Carlo Zanni - Average Shoveler, 2004-2005

Inspired by the graphics of Leisure-Suit-Larry (the first adventure game done for an adult audience in 1987), AVERAGE SHOVELER is an online game challenging the boundaries between photo, paintings, game and short movie. It’s snowing, and you have to keep your way cleaned. Each snowflake contains an image taken live from news, politics, sport and fashion web channels: you have to shovel pumping news from your head saving your life from a news overload. “Average Shoveler” doesn’t have points or levels or goals. It is a delivery system for “breaking news” masqueraded as a videogame. It’s our daily intellectual spoon of white phosphorus bombs for total brainwashing. It is obviously a fictional environment but the feedback you get while playing is completely real, it comes from your real life. This internal dichotomy is at the basis of the aesthetics of the project where you can see a contrast between the funny pixelated atmosphere of the scenarios and the stark realism of the images “exploding” over your head. It stinks, it is a thick and sticky runway of blood and you catwalk on it, tapping your slick keyboard. On one level, “Average Shoveler” is quite boring: it turns into a contemplative screen when you get into the buildings and find yourself in a surreal scenario. For instance you get in to a church and find yourself inside a mosque, or get into a garage and find yourself in a strange jungle with a pipe leaking oil. There’s nothing to do there except contemplating. On another level, it is always morphing and changing, thus offering you unexpected adventures. AVERAGE SHOVELER includes two prestigious collaborations: the music is by famous composer Gabriel Yared (Oscar winner for the score of “The English Patient”) and Siri Kuptamethee the designer behind the now defunct “Indigo People” created the outfit for the main character of the videogam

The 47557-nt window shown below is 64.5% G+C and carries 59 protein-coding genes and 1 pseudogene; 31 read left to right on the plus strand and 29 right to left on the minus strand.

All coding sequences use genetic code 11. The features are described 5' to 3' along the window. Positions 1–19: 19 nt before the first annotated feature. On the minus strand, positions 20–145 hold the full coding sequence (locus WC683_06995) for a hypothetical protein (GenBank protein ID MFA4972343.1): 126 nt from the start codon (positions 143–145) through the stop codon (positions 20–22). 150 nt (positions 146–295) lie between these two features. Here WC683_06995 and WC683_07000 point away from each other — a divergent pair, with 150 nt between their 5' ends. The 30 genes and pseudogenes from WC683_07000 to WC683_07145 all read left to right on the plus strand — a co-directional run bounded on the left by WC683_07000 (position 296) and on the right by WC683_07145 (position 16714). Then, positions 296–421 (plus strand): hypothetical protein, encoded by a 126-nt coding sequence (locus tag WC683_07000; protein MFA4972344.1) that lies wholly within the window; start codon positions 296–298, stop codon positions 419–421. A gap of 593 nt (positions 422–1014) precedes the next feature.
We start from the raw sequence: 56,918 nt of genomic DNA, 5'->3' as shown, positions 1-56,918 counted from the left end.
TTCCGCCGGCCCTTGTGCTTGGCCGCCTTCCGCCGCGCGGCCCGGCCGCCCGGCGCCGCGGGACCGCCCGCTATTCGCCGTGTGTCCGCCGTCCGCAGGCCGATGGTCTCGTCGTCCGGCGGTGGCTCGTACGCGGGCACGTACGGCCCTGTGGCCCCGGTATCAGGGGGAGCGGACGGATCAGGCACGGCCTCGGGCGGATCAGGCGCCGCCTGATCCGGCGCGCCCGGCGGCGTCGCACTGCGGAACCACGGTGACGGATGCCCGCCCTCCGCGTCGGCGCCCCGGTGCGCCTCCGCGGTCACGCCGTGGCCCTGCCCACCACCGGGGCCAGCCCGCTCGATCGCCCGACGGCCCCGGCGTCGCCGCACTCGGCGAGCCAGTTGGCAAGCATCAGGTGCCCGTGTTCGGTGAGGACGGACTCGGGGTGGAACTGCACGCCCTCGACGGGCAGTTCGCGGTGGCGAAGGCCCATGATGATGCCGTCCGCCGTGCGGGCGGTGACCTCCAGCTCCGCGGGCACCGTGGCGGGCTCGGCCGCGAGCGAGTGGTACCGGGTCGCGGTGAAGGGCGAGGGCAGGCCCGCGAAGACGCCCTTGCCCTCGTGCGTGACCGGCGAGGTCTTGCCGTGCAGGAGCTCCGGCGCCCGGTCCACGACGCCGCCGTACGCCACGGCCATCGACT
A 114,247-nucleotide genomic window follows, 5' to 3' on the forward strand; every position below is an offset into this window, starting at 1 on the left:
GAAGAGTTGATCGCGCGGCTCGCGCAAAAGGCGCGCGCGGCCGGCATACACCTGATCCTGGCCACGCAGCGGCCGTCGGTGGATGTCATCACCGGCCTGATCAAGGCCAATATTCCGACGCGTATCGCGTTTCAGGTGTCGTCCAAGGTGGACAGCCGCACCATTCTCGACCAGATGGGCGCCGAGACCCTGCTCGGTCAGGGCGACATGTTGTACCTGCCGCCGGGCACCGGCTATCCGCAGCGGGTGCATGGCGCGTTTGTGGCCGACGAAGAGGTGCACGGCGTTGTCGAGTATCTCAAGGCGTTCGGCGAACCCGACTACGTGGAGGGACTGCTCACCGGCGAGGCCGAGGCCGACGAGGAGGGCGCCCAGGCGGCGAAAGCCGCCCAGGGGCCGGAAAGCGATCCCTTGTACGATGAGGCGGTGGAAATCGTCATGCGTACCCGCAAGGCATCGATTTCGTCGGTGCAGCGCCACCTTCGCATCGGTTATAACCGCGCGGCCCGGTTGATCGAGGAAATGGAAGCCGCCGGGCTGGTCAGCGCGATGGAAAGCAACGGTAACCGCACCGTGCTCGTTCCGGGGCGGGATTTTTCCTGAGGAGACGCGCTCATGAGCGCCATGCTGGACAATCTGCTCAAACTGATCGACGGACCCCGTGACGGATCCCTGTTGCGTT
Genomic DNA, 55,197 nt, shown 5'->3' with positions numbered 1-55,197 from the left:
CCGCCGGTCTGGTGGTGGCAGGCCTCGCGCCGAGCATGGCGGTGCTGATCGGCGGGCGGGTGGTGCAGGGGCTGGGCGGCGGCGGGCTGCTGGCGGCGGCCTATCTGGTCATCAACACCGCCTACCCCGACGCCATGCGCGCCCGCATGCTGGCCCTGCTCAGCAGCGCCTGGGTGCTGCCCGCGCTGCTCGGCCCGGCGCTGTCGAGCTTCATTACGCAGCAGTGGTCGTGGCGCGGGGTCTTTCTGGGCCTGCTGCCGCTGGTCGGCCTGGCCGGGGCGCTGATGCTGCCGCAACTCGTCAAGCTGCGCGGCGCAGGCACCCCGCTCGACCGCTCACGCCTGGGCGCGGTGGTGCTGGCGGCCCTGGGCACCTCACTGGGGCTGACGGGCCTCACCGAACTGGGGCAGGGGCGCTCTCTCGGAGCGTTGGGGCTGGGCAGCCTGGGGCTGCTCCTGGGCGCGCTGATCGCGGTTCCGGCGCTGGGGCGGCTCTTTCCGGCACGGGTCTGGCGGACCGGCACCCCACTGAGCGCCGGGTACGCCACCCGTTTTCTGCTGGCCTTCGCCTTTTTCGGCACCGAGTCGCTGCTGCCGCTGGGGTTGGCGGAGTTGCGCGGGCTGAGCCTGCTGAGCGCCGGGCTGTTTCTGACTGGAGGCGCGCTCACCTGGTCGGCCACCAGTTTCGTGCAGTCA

Since the early 2000’s Carlo Zanni’s practice has explored the use of Internet data to create time-based works that combine a pronounced social consciousness with the mediated experience of advanced technologies. In many ways it finds its roots in Sol Lewitt’s statement, “The idea becomes a machine that makes the art”, only Zanni prefers a more updated version: “The idea becomes the code that renders the art.” Zanni (born in La Spezia Italy, 1975) has been recipient of a commission and he has shown in galleries and museums worldwide including: Arts Santa Mònica, Barcelona; The Hammer Museum, Los Angeles; New Museum, New York; Tent, Rotterdam; MAXXI, Rome; P.S.1, New York; Borusan Center, Istanbul; ACAF Space, Alexandria; PERFORMA 09, NY; ICA, London; Wood Street Galleries, Pittsburgh; Science Museum, London. Zanni also invented the ViBo video book and founded to experiment new distribution models for video art and new media projects.